A photo can be both heartbreaking and beautiful. The image at the top of this story is proof of that.

In it, women’s wrestling great Beverly Shade, bedridden in a hospital, gets her induction plaque for the just-launched Women’s Wrestling Hall of Fame from one of my heroes — Lori McGee Hurst.

Looking back through my years writing about wrestling, I can say that both Lori and Beverly are truly treasures.

Lori comes out of the World Class Championship Wrestling office in Dallas, and knows so much … but is not one to spill secrets. She has earned the love and trust of the industry, and has been paying it forward for the last year. You see, Lori is the one who has been salvaging as much as she can from the abandoned remains of the Pro Wrestling Hall of Fame in Wichita Falls, Texas. She was the one packing up treasures that were donated and returning them to the rightful owners, on her own dime and time (she still has a full-time job), all the while wondering just how haunted the ancient Big Blue building in downtown Wichita Falls really is.

At the Cauliflower Alley Club reunion in September 2022, I was able to give Lori a shoutout in front of her peers, and I called her an “angel” and meant it.

Does that make Beverly Shade the “devil”? She’d love that description.

It’s hard to describe Beverly in some ways.

She is a true southern gal, proper, proud, always put together.

But she can cuss like a sailor, lean over and tell you a dirty joke but not have any of the off-colorness stick to her.

Her voice, until recently quieted, was honey coarsened by years of smoking.

And boy was she independent, in both the way she carried herself and the way she was in the wrestling business, as one of the few women to succeed outside of the Fabulous Moolah‘s collection of women wrestlers. Yet she was still respected enough to be occasionally working alongside Moolah.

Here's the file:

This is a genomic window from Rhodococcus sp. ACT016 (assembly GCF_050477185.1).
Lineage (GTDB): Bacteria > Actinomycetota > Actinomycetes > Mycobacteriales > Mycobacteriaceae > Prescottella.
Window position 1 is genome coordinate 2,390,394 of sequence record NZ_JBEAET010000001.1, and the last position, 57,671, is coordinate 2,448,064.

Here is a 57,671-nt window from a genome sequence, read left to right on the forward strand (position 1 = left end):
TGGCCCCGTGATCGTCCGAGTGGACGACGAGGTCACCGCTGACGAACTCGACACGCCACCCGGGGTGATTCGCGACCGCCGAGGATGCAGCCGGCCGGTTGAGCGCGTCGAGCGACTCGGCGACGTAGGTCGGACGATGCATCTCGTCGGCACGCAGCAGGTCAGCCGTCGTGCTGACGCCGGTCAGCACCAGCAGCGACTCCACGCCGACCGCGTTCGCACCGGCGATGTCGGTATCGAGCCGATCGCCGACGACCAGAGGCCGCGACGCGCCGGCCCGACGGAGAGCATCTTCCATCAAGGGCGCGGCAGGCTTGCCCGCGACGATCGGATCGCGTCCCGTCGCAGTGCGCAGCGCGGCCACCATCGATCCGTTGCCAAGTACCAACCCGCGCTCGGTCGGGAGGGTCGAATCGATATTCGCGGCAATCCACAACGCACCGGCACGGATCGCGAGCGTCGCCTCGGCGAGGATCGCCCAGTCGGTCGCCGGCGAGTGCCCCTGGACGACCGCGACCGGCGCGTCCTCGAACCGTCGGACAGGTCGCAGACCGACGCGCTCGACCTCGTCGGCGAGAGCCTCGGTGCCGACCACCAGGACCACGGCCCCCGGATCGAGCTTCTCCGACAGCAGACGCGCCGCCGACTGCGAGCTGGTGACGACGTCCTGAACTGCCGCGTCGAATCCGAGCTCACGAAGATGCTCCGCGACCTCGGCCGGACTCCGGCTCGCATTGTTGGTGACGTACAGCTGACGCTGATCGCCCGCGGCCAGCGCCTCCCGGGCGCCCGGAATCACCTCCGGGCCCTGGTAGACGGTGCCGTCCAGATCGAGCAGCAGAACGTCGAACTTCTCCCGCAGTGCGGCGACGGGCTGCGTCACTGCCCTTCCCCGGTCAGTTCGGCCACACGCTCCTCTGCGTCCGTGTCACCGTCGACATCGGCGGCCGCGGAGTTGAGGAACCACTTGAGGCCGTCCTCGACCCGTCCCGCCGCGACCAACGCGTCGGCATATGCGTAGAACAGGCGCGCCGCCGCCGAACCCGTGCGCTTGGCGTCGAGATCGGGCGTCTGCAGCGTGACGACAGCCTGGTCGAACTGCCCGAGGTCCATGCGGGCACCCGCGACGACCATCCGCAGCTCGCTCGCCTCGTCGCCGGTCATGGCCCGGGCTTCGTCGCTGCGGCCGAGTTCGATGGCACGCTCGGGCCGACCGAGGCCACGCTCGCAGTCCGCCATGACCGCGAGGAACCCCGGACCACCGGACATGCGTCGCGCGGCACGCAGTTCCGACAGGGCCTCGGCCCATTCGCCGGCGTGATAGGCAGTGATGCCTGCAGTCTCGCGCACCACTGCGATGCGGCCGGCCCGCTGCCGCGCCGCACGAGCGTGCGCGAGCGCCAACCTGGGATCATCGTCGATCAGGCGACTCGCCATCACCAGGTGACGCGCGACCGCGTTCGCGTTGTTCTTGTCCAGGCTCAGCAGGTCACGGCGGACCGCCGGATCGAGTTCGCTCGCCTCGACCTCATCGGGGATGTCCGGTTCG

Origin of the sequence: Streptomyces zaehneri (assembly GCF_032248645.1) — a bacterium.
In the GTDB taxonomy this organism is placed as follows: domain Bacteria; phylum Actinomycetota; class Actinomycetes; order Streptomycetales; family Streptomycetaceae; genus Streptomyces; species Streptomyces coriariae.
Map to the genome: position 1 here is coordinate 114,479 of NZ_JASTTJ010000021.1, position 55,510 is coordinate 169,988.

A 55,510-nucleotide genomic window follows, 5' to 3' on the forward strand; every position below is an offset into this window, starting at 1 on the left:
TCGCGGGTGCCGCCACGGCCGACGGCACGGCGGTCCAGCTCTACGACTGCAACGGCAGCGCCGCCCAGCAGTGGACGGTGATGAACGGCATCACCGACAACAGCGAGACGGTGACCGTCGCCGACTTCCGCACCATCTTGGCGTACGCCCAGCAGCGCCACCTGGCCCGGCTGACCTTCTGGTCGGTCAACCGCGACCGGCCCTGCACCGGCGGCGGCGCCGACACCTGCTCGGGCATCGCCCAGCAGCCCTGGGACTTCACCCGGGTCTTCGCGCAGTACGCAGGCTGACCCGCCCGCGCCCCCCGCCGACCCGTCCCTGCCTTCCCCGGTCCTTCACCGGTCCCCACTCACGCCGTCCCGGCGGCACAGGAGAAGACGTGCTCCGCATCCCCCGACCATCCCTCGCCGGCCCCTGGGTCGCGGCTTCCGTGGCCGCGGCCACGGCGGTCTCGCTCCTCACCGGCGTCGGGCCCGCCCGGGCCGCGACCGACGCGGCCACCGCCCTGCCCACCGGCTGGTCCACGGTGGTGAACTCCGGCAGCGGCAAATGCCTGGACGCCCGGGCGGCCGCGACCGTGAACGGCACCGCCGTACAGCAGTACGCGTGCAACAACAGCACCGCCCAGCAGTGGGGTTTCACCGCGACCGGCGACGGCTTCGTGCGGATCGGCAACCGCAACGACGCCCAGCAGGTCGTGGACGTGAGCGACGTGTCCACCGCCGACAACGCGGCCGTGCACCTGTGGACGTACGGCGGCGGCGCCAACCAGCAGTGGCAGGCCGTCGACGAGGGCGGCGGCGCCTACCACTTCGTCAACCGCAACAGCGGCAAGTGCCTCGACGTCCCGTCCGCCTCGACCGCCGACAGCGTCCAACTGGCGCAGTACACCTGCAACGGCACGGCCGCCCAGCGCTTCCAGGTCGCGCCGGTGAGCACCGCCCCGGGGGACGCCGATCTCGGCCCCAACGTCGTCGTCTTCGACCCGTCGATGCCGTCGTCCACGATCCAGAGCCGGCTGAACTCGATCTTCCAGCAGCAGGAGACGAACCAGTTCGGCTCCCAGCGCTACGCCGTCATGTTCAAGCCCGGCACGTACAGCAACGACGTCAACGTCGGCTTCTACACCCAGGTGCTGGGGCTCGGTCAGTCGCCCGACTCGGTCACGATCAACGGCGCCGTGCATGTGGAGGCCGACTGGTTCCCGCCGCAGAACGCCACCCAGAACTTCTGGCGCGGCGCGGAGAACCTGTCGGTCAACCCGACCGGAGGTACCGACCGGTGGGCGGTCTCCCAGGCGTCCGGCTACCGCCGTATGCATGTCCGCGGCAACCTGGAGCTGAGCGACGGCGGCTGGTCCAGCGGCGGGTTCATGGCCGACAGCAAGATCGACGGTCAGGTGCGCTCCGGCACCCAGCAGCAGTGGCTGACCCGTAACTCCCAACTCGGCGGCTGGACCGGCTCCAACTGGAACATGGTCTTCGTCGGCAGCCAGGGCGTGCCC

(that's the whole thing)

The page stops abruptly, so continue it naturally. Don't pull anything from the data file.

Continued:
Bev is loyal to friends, always happy to put others over, and often did in our conversations with me and with the website through the years.

I’m thinking in particular of her pals that left this mortal coil, like Tracey Richards, Princess Jasmine or Natasha the Hatchet Lady.

And loyal she is as well to her husband, Billy Blue River. Quick, how many wrestling relationships have lasted over 50 years? While I don’t know the answer, I suspect it comes close to not very damn many. That they promoted together too had to have been an added strain on the marriage.

Billy Blue River and Beverly Shade.

Billy loves SlamWrestling, and has often told me so. It’s genuine and appreciated (and why I once wrote Happy birthday to Billy Blue River, our #1 fan). He’d be sharing stories with his beloved Bev, and I’d get the occasional email from them about pieces that ran on the site.

While I never actually have met Billy in person, I feel that I have through the number of times that I have hung out with Bev. Billy and I collaborated on the 2019 piece:
Beverly Shade’s a Hall of Fame wife too. They have a unique relationship. Bev would joke about Billy’s physical issues, making light of serious ailments; after all, it was out of their control in many ways. And they could banter. In one of our last chats, Bev said she had recently said to Billy, “I hate to be such a bitch.” She said his response was, lovingly, “Well, you’ve always been a bitch!”

They are each other’s best friends.

Annually, I’d see Bev on her trips to the Cauliflower Alley Club reunion, in Las Vegas, where she’d usually be found at a slot machine, smoking and pulling/pushing away, hoping to cash in. She’d be happy to chat with just about everyone.

But our real connection came through her trips from Mississippi north to Toronto for a number of the Titans in Toronto dinners that I ran with Jian and Page Magen, and Andy Stefanides, fundraisers for the Pro Wrestling Hall of Fame (Bev was one of its final inductees in 2019).

She came up because she had such fond memories of working for the Bearman Dave McKigney and his tours around Ontario. At the time, she got to know people like Rachael Dubois, Ron Doner, Carmen Monge (who we both continually hunted for in vain), and so many more. I adore some of the photos from those events, in particular the ones taken by the marvelous photographer Andrea Kellaway.

Beverly Shade at a Titans in Toronto dinner. Photo by Andrea Kellaway, www.andreakellaway.com

We were all truly honored that someone would come so far for our dinners, to share in the memories and creating new ones.

And now Bev is being moved to hospice care, which is not a surprise. Her and Billy have faced so many health challenges in recent years; their son, Ricky and his family haven’t had it easy with his ageing parents.

I wish there was a way to hug them from afar. Lori too.

Instead I write, when a beautiful, heartbreaking photo can say more at a glance than I ever could.

Love you, Bev.

EDITOR’S NOTE: Any comments posted below will be shared with Beverly Shade and Billy Blue River.

TOP PHOTO: Beverly Shade and Lori McGee Hurst on Monday, April 24, 2023.